My short answer to "If no other engineering discipline does it first, why should I TDD?"
I agree Software Development by the truest form of the word, is in fact Engineering, but not all parallels can be made to its hardware counterparts, especially in its current state of maturity. We can build high amounts of complexity with few people in a very short period of time. All of which relies on other systems that are relatively unproven and unstable, it's hard to have a proper engineering process in these conditions.
This is why we need better code that can safely react to change. In my opinion, "better" code in statically typed languages is inherently easier to test. Its more isolated/abstracted and cohesive for its purpose.. and so are its supporting unit tests. This ensures small and large changes alike have minimum impact on the existing, unrelated code... without a nasty ripple effect.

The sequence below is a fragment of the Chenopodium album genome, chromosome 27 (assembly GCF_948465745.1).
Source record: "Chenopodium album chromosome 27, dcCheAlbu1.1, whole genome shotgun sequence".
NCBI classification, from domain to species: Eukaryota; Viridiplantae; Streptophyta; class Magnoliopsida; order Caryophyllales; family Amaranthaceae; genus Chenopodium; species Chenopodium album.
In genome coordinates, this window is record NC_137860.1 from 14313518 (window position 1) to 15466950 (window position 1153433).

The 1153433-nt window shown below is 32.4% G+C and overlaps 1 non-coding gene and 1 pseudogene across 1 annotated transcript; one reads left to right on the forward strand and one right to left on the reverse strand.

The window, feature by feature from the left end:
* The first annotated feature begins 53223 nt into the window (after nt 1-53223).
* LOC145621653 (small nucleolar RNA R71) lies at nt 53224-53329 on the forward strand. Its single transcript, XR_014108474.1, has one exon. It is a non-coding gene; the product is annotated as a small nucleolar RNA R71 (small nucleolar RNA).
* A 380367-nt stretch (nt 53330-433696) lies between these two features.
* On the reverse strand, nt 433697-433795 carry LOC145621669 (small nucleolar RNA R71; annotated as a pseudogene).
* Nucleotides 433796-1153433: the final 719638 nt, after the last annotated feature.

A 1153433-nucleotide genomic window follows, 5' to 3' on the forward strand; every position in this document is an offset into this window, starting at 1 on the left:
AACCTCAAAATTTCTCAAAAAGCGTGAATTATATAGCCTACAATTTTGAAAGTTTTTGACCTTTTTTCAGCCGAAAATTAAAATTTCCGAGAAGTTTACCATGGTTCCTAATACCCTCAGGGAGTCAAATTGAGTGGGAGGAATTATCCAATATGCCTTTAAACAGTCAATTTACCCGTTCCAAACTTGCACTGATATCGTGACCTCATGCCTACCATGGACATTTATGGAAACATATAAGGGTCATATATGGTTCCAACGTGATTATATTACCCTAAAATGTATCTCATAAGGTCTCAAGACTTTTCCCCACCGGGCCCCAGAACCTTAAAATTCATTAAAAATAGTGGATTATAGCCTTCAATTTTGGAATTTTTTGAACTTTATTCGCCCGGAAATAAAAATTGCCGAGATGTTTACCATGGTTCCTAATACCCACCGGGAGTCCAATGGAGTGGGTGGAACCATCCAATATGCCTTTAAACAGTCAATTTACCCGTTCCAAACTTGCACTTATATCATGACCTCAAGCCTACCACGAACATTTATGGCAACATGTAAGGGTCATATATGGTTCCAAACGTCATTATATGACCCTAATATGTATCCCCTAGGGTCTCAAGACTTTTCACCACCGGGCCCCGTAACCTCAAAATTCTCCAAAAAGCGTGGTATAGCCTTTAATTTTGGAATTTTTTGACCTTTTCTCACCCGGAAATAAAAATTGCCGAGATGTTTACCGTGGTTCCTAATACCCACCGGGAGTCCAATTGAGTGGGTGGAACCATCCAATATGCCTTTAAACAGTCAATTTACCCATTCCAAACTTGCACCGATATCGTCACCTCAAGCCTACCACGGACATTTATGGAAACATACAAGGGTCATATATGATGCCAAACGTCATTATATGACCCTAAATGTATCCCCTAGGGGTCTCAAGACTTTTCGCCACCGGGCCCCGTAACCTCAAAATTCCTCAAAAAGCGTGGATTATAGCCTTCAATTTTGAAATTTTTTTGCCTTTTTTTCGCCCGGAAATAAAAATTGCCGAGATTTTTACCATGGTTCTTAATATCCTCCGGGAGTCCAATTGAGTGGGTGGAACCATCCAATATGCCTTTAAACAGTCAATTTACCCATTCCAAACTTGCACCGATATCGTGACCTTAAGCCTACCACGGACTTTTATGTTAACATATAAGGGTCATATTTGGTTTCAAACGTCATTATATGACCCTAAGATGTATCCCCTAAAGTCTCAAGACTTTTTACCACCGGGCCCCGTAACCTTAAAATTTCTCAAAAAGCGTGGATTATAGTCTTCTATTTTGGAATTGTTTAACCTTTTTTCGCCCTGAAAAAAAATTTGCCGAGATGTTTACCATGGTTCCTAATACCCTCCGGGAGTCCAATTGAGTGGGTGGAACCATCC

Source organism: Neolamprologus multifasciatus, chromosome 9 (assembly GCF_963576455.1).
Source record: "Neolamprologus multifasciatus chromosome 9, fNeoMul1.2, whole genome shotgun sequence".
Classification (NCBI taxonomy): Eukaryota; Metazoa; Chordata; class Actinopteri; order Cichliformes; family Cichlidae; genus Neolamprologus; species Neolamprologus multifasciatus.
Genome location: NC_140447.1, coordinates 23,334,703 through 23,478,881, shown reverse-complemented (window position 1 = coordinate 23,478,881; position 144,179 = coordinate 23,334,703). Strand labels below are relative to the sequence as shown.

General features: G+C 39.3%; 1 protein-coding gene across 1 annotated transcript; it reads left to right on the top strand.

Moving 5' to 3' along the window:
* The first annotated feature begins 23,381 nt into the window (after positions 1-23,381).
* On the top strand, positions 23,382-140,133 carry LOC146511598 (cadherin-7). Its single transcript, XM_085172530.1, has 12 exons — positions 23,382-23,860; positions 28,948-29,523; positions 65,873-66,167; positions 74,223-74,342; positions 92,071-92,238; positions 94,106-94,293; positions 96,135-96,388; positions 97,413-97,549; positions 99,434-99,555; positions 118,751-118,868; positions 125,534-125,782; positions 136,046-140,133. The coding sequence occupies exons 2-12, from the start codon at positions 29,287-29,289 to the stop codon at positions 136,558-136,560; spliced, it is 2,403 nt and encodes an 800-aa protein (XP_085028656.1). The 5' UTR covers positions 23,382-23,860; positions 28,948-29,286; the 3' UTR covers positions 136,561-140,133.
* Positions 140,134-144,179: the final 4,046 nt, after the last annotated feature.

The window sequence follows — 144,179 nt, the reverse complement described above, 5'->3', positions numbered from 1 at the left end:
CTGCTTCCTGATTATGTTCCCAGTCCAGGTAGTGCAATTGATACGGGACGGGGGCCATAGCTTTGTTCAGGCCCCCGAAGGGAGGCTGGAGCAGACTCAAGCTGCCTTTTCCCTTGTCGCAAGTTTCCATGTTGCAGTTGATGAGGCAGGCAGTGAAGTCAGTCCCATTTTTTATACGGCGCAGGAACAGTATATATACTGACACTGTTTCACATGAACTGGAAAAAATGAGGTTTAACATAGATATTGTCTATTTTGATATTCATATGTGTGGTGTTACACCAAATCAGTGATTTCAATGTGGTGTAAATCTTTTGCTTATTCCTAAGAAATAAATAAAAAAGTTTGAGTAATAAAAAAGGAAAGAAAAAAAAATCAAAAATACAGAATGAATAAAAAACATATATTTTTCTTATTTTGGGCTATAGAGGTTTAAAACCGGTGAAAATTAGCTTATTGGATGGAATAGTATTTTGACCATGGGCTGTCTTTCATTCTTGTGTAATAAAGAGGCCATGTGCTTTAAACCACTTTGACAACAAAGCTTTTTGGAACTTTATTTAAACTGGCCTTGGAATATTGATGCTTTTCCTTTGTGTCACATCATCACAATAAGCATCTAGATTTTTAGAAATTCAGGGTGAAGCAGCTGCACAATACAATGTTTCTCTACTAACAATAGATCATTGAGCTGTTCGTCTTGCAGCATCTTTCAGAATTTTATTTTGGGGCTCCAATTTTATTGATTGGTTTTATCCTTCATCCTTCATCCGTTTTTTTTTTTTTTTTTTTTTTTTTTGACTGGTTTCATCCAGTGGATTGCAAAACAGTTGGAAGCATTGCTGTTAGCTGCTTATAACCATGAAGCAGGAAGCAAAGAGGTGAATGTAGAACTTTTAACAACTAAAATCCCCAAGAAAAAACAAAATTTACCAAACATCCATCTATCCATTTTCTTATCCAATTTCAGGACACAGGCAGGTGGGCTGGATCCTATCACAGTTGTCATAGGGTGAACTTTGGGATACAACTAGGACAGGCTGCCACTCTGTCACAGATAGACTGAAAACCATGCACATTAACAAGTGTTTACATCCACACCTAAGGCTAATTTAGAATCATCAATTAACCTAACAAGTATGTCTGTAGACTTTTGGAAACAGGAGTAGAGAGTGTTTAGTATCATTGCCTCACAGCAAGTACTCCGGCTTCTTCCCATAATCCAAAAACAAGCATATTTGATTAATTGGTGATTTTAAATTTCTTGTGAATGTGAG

TDD is just one ritual to writing code that I loosely term "better", it's definitely not an end-all. Clearly it's easy to assume writing more tests is the only correlation in less buggy software, but what the paper(s) don't show in numbers are the increased agility in the software process as every day brings a new change to the design that can be made more safely.
There is still a large human aspect to this whole process, and given short-term cost-benefit analysis', many times the code quality suffers; building rigid, new untested features that only cause growing pains and degrades the testing ritual that were initially put in place. That said, the cost-benefit analysis' do have to be made, and I wouldn't say that all bugs are worth fixing or can be fixed for a timely release. But you have to ask what the long-term cost is to a buggy system that becomes difficult to test or change without fear.
I'd like to hear everyones opinion on the matter.